Friendster 9% 0% 0%
LinkedIn 6% 14% 29%
LiveJournal 31% 0% 0%
Google+ 14% 5%

Combined first-year and sophomore

2006 2008 2009 2010 2012 2013
Facebook 53% 98% 100%
Myspace 24% 2% 0%
Friendster 8% 0% 0%
LinkedIn 5% 11% 15%
LiveJournal 26% 0% 0%
Google+ 19% 23%

Email

As of 2012 we stopped asking about how often email was checked (it was always checked at least 1/day, and mostly more often) and instead focused on how students prefer to communicate with various population / categories of information. In the interests of saving space and making this more comprehensible the data shown here is for combined First-year and Sophomores (no split-out shown).

from Friends

2006 2008 2009 2010 2012 2013
Phone call 55% 57%
Text/SMS 83% 96%
Email 28% 30%
Social site message 52% 46%
Hard-copy / paper 13% 7%

from Family

2006 2008 2009 2010 2012 2013
Phone call 83% 83%
Text/SMS 55% 57%
Email 55% 50%
Social site message 8% 15%
Hard-copy / paper 13% 13%

from Classmates

2006 2008 2009 2010 2012 2013
Phone call 13% 13%
Text/SMS 61% 69%
Email 81% 78%
Social site message 34% 33%
Hard-copy / paper 5% 4%

from the college – academic

2006 2008 2009 2010 2012 2013
Phone call 0% 0%
Text/SMS 0% 2%
Email 98% 96%
Social site message 2% 4%
Hard-copy / paper 17% 17%

from the college – administrative

2006 2008 2009 2010 2012 2013
Phone call 0% 0%
Text/SMS 2% 6%
Email 95% 100%
Social site message 3% 0%
Hard-copy / paper 17% 15%

from the college – social / campus life

2006 2008 2009 2010 2012 2013
Phone call 0% 2%
Text/SMS 6% 11%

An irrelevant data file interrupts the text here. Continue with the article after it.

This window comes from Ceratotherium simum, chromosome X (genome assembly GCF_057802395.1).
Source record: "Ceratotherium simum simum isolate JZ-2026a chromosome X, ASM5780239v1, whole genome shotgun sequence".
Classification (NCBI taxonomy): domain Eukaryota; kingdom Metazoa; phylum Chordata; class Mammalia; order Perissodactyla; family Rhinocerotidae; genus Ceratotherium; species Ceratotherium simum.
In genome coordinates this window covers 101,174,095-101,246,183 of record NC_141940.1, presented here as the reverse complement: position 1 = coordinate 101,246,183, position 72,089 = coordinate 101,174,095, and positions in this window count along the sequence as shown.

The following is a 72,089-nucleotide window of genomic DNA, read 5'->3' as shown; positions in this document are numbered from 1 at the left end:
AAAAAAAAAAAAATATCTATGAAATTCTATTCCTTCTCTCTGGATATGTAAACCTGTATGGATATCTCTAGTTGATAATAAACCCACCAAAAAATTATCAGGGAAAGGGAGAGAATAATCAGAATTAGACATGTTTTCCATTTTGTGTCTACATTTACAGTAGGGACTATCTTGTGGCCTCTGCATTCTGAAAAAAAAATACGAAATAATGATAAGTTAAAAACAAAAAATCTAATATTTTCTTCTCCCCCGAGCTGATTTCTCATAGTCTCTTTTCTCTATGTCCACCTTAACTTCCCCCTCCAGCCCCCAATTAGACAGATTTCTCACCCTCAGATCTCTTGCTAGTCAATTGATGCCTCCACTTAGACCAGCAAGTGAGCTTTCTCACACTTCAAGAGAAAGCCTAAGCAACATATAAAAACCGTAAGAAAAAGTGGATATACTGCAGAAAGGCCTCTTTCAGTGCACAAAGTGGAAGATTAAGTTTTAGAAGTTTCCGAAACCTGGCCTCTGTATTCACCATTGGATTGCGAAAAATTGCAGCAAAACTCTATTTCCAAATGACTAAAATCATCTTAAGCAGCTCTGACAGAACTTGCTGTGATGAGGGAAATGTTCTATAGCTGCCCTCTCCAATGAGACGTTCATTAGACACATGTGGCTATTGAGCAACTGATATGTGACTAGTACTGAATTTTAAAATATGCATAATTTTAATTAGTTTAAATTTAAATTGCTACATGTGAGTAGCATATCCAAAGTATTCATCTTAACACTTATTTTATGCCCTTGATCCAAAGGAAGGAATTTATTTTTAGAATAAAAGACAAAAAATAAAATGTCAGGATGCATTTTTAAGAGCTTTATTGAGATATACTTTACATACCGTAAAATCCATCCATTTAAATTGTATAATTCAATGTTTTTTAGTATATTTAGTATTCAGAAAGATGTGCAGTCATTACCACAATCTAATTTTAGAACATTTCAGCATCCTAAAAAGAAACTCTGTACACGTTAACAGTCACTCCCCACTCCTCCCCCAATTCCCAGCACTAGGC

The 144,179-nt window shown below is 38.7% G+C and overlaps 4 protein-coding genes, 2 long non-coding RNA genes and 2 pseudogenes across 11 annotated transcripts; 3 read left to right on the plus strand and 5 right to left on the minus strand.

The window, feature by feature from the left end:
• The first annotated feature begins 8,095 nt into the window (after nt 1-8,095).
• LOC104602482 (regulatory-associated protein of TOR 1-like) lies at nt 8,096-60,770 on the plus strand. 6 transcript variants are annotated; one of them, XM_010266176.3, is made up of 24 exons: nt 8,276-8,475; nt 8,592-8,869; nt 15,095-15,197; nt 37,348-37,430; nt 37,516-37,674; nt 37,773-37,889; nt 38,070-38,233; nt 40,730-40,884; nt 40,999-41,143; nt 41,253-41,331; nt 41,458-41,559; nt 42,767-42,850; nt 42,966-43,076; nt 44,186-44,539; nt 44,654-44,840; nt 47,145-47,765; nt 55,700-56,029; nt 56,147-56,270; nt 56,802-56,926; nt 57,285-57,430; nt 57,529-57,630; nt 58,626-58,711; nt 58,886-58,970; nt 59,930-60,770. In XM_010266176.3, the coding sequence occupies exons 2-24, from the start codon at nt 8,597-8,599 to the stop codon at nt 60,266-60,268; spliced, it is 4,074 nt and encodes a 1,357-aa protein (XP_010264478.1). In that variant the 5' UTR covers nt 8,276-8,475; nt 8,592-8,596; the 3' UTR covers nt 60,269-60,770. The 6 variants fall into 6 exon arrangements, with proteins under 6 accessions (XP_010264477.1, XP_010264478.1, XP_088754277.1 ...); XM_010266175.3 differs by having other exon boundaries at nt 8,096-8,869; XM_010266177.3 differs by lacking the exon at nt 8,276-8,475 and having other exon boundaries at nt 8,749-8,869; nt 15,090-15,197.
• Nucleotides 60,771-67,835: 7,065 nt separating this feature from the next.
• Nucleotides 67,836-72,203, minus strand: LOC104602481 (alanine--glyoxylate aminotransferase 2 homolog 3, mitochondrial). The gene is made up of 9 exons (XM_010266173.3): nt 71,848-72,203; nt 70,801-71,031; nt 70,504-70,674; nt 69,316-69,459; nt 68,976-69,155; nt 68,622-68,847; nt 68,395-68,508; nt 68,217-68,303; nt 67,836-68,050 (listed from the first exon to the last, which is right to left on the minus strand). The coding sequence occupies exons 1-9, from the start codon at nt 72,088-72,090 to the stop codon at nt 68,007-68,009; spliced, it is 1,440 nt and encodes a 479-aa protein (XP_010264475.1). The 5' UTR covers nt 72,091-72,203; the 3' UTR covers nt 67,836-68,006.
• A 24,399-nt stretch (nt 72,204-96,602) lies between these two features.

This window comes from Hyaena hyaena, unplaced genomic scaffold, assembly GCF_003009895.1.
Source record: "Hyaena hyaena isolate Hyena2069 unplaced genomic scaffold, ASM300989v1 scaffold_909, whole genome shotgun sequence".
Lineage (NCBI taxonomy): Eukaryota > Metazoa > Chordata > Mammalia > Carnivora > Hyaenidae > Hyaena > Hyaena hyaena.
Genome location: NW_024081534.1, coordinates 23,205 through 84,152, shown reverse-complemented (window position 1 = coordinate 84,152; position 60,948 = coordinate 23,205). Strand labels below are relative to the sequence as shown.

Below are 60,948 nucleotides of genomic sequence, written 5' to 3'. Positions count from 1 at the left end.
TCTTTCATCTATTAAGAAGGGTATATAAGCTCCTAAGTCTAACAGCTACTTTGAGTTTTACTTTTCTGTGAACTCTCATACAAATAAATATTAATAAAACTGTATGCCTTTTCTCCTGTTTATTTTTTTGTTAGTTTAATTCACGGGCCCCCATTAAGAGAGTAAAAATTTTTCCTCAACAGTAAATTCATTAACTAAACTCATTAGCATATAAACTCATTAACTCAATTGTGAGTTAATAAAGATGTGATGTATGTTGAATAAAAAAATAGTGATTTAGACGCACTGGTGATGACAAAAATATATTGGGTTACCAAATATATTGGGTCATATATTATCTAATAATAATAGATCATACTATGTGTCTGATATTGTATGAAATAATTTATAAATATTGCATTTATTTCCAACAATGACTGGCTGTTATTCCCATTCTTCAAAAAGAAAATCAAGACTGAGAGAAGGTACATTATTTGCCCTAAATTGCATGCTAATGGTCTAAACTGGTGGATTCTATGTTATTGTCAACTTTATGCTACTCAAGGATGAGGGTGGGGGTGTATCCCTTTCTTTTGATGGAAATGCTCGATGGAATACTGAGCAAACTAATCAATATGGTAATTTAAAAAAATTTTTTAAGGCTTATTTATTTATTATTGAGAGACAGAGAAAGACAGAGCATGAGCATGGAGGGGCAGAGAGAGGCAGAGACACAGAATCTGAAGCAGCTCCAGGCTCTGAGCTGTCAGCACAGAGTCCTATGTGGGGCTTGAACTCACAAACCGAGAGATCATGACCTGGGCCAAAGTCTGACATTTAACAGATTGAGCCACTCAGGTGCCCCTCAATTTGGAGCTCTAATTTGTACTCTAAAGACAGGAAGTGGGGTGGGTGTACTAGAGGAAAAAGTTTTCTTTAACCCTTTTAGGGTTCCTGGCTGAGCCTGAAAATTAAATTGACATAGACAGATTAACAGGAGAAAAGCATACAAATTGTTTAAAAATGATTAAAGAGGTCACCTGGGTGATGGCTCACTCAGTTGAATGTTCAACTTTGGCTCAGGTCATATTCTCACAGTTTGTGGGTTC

Email 95% 81%
Social site message 45% 56%
Hard-copy / paper 14% 6%

 


LEGACY DATA

 

Primary email account

First-year

  2006 2008 2009 2010 2012
Williams 87% 65% 54%
Google 22% 31%
Hotmail 4% 8%
Yahoo 4% 4%
Other 13% 4% 4%

Sophomore

  2006 2008 2009 2010 2012
Williams 93% 74% 79%
Google 24% 16%
Hotmail 0% 4%
Yahoo 2% 0%
Other 7% 0% 2%

Combined first-year and sophomore

  2006 2008 2009 2010 2012
Williams 91% 70% 71%
Google 23% 21%
Hotmail 3% 5%
Yahoo 2% 1%
Other 9% 2% 2%

Check email how often

First-year

  2006 2008 2009 2010 2012
Many times per day 69% 62% 89%
Few times per day 31% 35% 11%
Every few days 0% 4% 0%
Weekly 0% 0% 0%
Rarely 0% 0% 0%

Sophomore

  2006 2008 2009 2010 2012
Many times per day 84% 80% 93%
Few times per day 16% 20% 7%
Every few days 0% 0% 0%
Weekly 0% 0% 0%
Rarely 0% 0% 0%

Combined first-year and sophomore

  2006 2008 2009 2010 2012
Many times per day 77% 74% 91%
Few times per day 23% 24% 9%
Every few days 0% 1% 0%
Weekly 0% 0% 0%
Rarely 0% 0% 0%

Williams-specific

NOTE: this question was removed as of 2013

Uses Williams-provided network storage space (Achilles)

  2006 2008 2009 2010 2012
FY 32% 37% 4%
So 68% 63% 96%